Photo by Steven Depolo
We're down to the wire on Back To School shopping, and for many of us, kids have either already started or will be starting next week. The National Retail Foundation estimates that the average family will spend $96 on school supplies, which is nearly 10 percent more than last year. Is it too late to score a good deal, or are there still deals to be found if you know where to look?
I headed out to my local Walmart last week with ABC 6 On Your Side to see what we could find out. You can check out that segment here.
After leaving Walmart, I headed over to Target to do a price-for-price comparison. To be completely fair, I didn't use any price matching or coupons, and I only compared like items of the same brand and size. I have to say the results kind of surprised me:
As you can see, Walmart and Target came out dead even. I completely expected Walmart to top Target with their everyday low prices, but then again, I live in a very competitive market.
Of course, if you've been a savvy shopper and stocking up on the loss leaders since the deals started in late June/early July, you'll have picked up the same list for a fraction of what you'd spend right now. But in all cases, we've ended up far below the retail average.
What are some tips for saving on last-minute Back To School supplies?
- Make a list -- If you create a list and stick to it, you're going to ensure that you get everything you need in one trip. This is especially helpful if you have several students. Combine all of their lists into one master list, and you'll save yourself a huge headache.
- Take inventory -- I know my kids came home with bags of unused glue sticks, pencils, erasers, scissors, etc. at the end of last year. Don't let these items go to wast. Take them into consideration when making your list for this year. Likely you'll find many of these items listed once again.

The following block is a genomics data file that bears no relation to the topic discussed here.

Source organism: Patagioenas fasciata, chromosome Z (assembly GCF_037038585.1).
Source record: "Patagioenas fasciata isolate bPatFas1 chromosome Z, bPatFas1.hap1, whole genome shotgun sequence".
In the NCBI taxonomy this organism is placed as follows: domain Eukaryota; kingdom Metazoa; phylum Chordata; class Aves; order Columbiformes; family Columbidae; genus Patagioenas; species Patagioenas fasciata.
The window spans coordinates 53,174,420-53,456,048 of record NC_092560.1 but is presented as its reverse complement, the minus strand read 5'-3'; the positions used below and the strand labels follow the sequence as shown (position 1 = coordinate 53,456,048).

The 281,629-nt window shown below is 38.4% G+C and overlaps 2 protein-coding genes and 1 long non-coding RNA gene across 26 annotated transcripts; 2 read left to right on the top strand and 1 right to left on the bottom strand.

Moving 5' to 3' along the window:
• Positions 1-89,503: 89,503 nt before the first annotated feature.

- Do your homework -- Gather up those current sales ads and see what the prices are like this week so you can plan your trip accordingly.
- Save on gas -- Utilize price matching so you're not running all over town. Carry all of your ads into a store and have that store meet the advertised prices. Walmart and Target both offer this service, but in my opinion Walmart has the advantage here because they will do it right at the register without the additional hassle of lugging your items to the customer service desk.
- Don't forget your coupons -- More and more schools are asking parents to supply classroom items outside the traditional school supplies. Items on our list include things like hand sanitizer, Clorox Wipes, Kleenex, and Ziploc Bags. You'll find coupons available for all of these items in the Deal Seeking Mom Coupon Database.
As you can see in the news segment, my Walmart store was well organized with wide aisles and everything located where I could quickly and easily get in and out. Target, on the other hand, looked like a war zone. I spent a good 30 minutes trying to find all of the necessary items on my list, and several items were out of stock, which left me heading back to Walmart to finish up my supply list.
So what store is your first choice for purchasing school supplies? If you've already shopped, did you come in above or below the national average of $96?
I am a participant in the Walmart Moms program. Walmart has provided me with compensation to perform the above shopping comparison. Participation in this program is voluntary. All opinions are my own, always have been, always will be.